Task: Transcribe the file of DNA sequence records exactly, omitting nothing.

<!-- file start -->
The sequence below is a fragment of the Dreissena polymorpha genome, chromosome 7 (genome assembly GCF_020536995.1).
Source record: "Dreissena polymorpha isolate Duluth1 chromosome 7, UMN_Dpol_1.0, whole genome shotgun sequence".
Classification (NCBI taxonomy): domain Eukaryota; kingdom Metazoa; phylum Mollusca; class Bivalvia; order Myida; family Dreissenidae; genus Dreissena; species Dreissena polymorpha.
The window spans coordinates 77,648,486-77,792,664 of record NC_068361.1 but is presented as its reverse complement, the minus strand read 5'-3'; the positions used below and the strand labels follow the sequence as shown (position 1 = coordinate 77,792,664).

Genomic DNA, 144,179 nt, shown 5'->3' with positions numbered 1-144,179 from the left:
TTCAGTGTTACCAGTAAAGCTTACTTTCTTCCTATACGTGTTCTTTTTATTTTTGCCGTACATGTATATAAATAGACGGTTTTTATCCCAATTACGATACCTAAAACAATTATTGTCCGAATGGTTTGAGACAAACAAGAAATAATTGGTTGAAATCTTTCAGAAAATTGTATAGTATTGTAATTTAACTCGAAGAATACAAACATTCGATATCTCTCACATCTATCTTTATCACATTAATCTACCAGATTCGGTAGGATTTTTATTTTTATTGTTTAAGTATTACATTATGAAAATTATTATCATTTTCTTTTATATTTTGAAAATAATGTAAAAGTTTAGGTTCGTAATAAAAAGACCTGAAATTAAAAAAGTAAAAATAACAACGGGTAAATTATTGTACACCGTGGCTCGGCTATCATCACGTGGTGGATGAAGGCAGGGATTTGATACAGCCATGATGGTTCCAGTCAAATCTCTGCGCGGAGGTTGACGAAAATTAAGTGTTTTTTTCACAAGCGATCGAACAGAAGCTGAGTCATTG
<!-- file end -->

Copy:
The sequence below is a fragment of the Dreissena polymorpha genome, chromosome 7 (genome assembly GCF_020536995.1).
Source record: "Dreissena polymorpha isolate Duluth1 chromosome 7, UMN_Dpol_1.0, whole genome shotgun sequence".
Classification (NCBI taxonomy): domain Eukaryota; kingdom Metazoa; phylum Mollusca; class Bivalvia; order Myida; family Dreissenidae; genus Dreissena; species Dreissena polymorpha.
The window spans coordinates 77,648,486-77,792,664 of record NC_068361.1 but is presented as its reverse complement, the minus strand read 5'-3'; the positions used below and the strand labels follow the sequence as shown (position 1 = coordinate 77,792,664).

Genomic DNA, 144,179 nt, shown 5'->3' with positions numbered 1-144,179 from the left:
TTCAGTGTTACCAGTAAAGCTTACTTTCTTCCTATACGTGTTCTTTTTATTTTTGCCGTACATGTATATAAATAGACGGTTTTTATCCCAATTACGATACCTAAAACAATTATTGTCCGAATGGTTTGAGACAAACAAGAAATAATTGGTTGAAATCTTTCAGAAAATTGTATAGTATTGTAATTTAACTCGAAGAATACAAACATTCGATATCTCTCACATCTATCTTTATCACATTAATCTACCAGATTCGGTAGGATTTTTATTTTTATTGTTTAAGTATTACATTATGAAAATTATTATCATTTTCTTTTATATTTTGAAAATAATGTAAAAGTTTAGGTTCGTAATAAAAAGACCTGAAATTAAAAAAGTAAAAATAACAACGGGTAAATTATTGTACACCGTGGCTCGGCTATCATCACGTGGTGGATGAAGGCAGGGATTTGATACAGCCATGATGGTTCCAGTCAAATCTCTGCGCGGAGGTTGACGAAAATTAAGTGTTTTTTTCACAAGCGATCGAACAGAAGCTGAGTCATTG